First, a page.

Long sprint stages in the Tour de France Femmes: do we really need them?

Stage five was predictable, classic Tour stage, but is that actually what’s best for the race?

With its long distance, the small teams represented in three-rider breakaway – which was predictably reeled in just under five kilometres before the finish – and the peloton’s steady cruise to the finish line, stage five of the Tour de France Femmes had the feel of a classic Tour sprint stage that we’ve watched in the men’s event for decades. Apart from a few splashes of drama with crashes and intermediate sprints, until the final 10 kilometres it was, quite frankly, a bit of a snoozefest.

Sure, it gave the women’s peloton a chance to test themselves on a distance well over what they’re used to racing, but it fundamentally didn’t make much difference to the overall outcome. Lorena Wiebes from Team DSM won and Marianne Vos (Jumbo-Visma) finished first and second. These are the exact same results that we saw on the opening stage of the race on the Champs-Élysées, except then, the riders had done almost one hundred kilometres less racing than they did today.

It begs the question: what did a 175.6 kilometre stage really bring to the Tour de France Femmes? Riders at the finish line commented that it was “boring” in the bunch, with the main drama of the day coming from the 50 plus rider pile-up that happened with 45 kilometres of the stage remaining. Maike van der Duin of Le Col Wahoo, who finished fifth in the final sprint, told Rouleur that she thought the crash happened “because the bunch was chill and relaxed, nothing was happening, girls were too relaxed and not sharp enough.”

Read more: Tour de France Femmes 2022 stage five debrief: a long day, a big sprint, and a wrong turn

If the only thing we get out of adding one hundred kilometres to a sprint stage is big crashes, why do it? Spectators at home don’t enjoy watching it on TV and the general consensus at the finish line was that riders didn’t have much fun on this stage either.

Maybe the point is that the long distance adds to the challenge of a stage race, and that we’ll see the effects of these extra kilometres as the race gets hilly in the final two days. But, Van der Duin described the day as “recovery”, which makes it hard to see how it could seriously fatigue the big GC contenders.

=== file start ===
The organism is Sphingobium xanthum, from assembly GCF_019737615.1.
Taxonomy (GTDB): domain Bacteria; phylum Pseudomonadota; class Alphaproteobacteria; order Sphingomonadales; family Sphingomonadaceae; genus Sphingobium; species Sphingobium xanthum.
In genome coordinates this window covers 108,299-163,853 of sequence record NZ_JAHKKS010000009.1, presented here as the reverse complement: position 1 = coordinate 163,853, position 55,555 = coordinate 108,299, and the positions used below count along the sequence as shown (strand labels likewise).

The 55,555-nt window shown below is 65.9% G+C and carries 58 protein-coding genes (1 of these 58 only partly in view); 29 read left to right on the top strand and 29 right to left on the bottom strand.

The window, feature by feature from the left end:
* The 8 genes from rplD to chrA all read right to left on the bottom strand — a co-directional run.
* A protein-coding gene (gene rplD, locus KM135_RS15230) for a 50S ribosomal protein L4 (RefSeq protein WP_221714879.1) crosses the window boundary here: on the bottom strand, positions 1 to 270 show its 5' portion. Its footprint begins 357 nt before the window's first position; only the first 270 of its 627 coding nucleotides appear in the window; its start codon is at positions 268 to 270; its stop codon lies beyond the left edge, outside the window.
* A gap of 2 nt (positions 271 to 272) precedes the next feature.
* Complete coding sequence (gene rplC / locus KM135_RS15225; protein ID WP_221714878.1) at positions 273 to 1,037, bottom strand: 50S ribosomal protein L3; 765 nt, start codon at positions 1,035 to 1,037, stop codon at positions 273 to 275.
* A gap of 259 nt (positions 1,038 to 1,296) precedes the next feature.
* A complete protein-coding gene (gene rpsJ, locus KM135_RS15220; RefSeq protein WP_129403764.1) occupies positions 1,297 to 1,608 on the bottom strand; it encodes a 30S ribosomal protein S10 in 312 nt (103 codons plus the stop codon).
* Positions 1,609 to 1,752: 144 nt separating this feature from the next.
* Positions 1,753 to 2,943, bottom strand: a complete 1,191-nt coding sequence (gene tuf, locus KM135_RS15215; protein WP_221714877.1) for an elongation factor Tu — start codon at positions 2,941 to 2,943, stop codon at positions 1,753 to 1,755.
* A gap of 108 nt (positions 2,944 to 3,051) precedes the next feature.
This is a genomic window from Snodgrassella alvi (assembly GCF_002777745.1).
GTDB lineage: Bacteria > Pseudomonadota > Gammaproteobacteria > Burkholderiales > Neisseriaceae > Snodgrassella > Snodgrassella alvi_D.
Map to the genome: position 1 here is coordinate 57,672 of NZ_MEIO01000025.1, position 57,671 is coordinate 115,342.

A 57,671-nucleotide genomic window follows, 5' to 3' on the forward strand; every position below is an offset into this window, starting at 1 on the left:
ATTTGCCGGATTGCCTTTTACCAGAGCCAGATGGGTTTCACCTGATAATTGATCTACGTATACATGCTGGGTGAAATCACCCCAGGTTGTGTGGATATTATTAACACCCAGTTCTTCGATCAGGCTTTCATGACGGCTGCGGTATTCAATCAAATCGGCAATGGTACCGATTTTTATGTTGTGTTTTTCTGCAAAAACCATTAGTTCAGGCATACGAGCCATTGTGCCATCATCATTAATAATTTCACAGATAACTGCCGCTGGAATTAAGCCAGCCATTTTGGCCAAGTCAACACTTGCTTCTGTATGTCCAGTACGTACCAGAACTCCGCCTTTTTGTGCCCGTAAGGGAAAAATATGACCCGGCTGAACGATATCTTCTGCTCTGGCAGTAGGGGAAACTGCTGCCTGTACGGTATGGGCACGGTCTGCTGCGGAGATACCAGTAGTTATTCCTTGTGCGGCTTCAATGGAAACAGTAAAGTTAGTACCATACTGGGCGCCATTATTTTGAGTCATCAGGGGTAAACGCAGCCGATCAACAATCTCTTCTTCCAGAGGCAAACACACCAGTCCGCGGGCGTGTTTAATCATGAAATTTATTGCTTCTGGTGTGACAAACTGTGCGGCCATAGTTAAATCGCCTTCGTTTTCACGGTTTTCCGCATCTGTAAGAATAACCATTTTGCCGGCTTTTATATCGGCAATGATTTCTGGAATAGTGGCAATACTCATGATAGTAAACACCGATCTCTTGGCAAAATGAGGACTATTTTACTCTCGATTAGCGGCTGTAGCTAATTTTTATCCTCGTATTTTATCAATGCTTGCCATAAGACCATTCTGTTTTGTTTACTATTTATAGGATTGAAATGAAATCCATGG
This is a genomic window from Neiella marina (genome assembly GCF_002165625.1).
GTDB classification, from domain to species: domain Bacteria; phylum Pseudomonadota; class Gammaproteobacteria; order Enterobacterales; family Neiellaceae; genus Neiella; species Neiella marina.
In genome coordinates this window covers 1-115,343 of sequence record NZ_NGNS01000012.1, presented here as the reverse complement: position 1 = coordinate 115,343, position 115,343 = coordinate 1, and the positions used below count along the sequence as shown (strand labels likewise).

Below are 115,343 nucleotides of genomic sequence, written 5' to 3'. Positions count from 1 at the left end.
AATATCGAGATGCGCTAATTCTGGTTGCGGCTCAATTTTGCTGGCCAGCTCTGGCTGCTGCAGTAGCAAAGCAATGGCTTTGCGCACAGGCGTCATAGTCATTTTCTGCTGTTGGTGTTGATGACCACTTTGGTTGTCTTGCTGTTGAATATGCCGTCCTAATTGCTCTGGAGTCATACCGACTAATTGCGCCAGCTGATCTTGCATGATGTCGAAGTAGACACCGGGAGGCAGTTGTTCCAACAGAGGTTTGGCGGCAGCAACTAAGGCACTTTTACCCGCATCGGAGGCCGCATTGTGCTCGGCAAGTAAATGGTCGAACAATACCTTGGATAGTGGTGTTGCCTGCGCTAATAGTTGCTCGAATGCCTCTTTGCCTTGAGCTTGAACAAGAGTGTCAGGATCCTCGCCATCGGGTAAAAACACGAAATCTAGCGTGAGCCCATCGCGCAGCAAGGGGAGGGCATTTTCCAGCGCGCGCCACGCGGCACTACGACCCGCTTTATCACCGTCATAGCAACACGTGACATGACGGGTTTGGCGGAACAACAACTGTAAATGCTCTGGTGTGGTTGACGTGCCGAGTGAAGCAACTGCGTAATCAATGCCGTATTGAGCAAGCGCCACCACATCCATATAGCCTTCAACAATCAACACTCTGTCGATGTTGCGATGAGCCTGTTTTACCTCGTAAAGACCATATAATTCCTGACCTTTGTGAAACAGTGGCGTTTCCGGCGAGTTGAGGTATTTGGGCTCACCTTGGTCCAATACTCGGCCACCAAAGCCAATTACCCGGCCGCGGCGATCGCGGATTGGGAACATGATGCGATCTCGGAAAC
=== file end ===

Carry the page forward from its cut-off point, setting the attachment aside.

If the eventual aim is to completely mirror the men’s Tour de France, then longer days for the riders and more stages in the race is the way forward. But is this really what needs to happen? 

Long, sprint stages which follow the usual, dull formula of a small break made up of wildcard teams are boring in the men’s Tour too, and most people don’t watch them from start to finish without a nap in the middle. Women’s cycling has a blank canvas and the chance to do something different at the Tour de France. To put their own spin on a legendary race which could actually make the Tour de France Femmes far more exciting to watch.

The short, punchy, explosive and exciting stages that we’ve seen in the race so far have been pure entertainment. One of the things that makes women’s racing attractive is the lack of a routine, predictable structure when it comes to racing, and route organisers should capitalise on this.

Women’s cycling can stand on its own and has the rare and exciting opportunity to create something fresh in a largely traditional sport. Copying aspects from the men’s Tour de France isn’t necessary to make the Tour de France Femmes a great race. For the route planners, perhaps it’s time to think outside of the box.

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